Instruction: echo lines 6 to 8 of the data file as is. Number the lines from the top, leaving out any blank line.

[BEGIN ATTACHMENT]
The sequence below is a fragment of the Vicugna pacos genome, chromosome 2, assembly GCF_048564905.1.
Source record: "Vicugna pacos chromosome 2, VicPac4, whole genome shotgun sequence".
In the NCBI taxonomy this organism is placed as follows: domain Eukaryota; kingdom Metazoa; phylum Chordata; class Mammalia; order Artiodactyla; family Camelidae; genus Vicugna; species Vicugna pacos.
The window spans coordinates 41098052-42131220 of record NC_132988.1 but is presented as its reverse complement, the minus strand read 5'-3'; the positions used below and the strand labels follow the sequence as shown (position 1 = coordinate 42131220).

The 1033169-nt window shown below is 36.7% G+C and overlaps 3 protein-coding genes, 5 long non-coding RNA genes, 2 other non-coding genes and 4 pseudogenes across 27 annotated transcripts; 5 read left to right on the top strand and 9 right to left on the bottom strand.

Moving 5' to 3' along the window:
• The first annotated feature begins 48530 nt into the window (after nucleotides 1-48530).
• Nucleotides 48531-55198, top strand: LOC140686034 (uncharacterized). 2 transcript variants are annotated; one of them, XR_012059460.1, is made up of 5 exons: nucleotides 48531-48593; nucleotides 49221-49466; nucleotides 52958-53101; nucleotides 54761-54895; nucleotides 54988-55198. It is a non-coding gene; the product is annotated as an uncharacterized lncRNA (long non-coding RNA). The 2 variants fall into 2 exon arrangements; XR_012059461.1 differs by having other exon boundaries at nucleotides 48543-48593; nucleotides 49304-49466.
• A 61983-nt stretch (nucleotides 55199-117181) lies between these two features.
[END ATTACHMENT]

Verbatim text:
Moving 5' to 3' along the window:
• The first annotated feature begins 48530 nt into the window (after nucleotides 1-48530).
• Nucleotides 48531-55198, top strand: LOC140686034 (uncharacterized). 2 transcript variants are annotated; one of them, XR_012059460.1, is made up of 5 exons: nucleotides 48531-48593; nucleotides 49221-49466; nucleotides 52958-53101; nucleotides 54761-54895; nucleotides 54988-55198. It is a non-coding gene; the product is annotated as an uncharacterized lncRNA (long non-coding RNA). The 2 variants fall into 2 exon arrangements; XR_012059461.1 differs by having other exon boundaries at nucleotides 48543-48593; nucleotides 49304-49466.